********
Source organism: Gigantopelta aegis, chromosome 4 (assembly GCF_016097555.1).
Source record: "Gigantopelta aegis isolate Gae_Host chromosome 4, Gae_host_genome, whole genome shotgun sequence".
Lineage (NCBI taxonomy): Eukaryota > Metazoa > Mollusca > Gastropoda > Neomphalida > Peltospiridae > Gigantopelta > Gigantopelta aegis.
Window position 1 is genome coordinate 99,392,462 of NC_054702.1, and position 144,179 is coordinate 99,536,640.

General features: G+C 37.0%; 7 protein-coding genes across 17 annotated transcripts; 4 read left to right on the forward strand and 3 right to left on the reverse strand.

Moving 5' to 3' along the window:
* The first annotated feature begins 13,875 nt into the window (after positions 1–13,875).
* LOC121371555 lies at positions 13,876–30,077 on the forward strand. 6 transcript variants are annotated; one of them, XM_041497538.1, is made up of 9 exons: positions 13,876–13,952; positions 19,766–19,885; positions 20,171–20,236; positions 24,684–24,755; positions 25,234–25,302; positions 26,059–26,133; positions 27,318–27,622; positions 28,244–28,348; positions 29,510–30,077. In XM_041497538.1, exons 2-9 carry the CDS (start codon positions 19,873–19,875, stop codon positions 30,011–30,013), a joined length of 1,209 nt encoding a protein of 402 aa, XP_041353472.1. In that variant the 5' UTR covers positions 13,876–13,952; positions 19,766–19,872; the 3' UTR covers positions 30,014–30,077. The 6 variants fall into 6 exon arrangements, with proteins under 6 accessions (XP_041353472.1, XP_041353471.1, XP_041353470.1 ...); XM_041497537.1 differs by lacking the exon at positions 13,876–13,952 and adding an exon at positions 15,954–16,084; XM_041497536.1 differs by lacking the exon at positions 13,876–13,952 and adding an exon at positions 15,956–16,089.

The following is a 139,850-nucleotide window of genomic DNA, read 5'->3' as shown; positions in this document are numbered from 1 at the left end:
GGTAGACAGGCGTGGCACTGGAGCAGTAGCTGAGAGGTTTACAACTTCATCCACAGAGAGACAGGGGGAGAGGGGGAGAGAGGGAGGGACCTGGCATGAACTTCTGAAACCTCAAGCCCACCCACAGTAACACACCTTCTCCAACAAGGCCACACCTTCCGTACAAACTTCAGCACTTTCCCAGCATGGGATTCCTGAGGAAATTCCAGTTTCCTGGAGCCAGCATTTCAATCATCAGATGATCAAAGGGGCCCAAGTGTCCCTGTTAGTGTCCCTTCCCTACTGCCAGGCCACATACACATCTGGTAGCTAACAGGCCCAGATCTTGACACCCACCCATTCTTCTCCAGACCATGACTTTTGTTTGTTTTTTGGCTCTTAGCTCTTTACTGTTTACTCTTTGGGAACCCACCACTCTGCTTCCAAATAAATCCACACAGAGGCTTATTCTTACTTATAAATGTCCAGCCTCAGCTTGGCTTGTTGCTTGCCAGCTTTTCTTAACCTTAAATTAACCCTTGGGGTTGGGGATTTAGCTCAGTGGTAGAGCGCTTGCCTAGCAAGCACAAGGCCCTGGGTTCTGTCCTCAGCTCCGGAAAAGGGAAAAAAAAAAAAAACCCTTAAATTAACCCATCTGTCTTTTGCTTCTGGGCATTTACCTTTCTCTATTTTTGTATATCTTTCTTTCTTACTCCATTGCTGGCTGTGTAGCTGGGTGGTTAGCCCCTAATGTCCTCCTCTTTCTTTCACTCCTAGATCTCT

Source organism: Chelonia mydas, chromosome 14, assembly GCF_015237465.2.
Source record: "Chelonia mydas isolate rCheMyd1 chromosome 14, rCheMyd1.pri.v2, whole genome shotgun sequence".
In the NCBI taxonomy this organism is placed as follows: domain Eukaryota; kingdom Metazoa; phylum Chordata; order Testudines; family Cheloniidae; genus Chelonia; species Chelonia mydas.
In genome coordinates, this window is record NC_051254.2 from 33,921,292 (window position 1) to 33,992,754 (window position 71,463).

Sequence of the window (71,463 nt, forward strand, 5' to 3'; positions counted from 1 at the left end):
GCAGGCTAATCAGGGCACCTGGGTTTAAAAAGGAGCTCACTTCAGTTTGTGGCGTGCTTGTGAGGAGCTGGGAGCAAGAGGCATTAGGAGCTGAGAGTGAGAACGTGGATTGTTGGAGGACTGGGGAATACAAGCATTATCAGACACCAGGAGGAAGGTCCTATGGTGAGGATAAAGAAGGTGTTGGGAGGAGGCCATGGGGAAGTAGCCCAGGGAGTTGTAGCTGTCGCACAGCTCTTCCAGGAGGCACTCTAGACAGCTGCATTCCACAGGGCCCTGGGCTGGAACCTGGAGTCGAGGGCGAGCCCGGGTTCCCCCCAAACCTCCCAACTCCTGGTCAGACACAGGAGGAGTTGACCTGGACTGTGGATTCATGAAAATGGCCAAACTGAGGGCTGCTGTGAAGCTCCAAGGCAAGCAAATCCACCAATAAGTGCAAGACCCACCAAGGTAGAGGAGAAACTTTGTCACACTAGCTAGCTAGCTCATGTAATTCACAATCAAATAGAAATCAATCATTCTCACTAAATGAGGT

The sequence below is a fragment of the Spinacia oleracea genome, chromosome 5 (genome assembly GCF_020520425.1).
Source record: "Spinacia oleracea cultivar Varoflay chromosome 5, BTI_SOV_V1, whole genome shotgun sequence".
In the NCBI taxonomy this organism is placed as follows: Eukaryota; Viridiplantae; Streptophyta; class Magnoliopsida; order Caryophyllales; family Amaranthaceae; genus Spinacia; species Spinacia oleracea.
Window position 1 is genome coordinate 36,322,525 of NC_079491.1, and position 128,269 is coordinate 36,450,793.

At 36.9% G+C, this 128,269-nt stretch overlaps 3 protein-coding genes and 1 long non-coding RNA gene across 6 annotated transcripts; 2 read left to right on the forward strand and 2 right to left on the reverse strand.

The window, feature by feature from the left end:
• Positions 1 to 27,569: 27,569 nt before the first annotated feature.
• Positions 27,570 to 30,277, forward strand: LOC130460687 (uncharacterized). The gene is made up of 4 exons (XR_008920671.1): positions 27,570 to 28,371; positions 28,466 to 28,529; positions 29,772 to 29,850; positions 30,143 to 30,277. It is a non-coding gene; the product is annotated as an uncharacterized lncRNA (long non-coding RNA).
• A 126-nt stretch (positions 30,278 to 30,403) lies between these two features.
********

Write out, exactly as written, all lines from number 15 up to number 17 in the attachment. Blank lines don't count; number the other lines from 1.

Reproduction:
Sequence of the window (71,463 nt, forward strand, 5' to 3'; positions counted from 1 at the left end):
GCAGGCTAATCAGGGCACCTGGGTTTAAAAAGGAGCTCACTTCAGTTTGTGGCGTGCTTGTGAGGAGCTGGGAGCAAGAGGCATTAGGAGCTGAGAGTGAGAACGTGGATTGTTGGAGGACTGGGGAATACAAGCATTATCAGACACCAGGAGGAAGGTCCTATGGTGAGGATAAAGAAGGTGTTGGGAGGAGGCCATGGGGAAGTAGCCCAGGGAGTTGTAGCTGTCGCACAGCTCTTCCAGGAGGCACTCTAGACAGCTGCATTCCACAGGGCCCTGGGCTGGAACCTGGAGTCGAGGGCGAGCCCGGGTTCCCCCCAAACCTCCCAACTCCTGGTCAGACACAGGAGGAGTTGACCTGGACTGTGGATTCATGAAAATGGCCAAACTGAGGGCTGCTGTGAAGCTCCAAGGCAAGCAAATCCACCAATAAGTGCAAGACCCACCAAGGTAGAGGAGAAACTTTGTCACACTAGCTAGCTAGCTCATGTAATTCACAATCAAATAGAAATCAATCATTCTCACTAAATGAGGT

The sequence below is a fragment of the Spinacia oleracea genome, chromosome 5 (genome assembly GCF_020520425.1).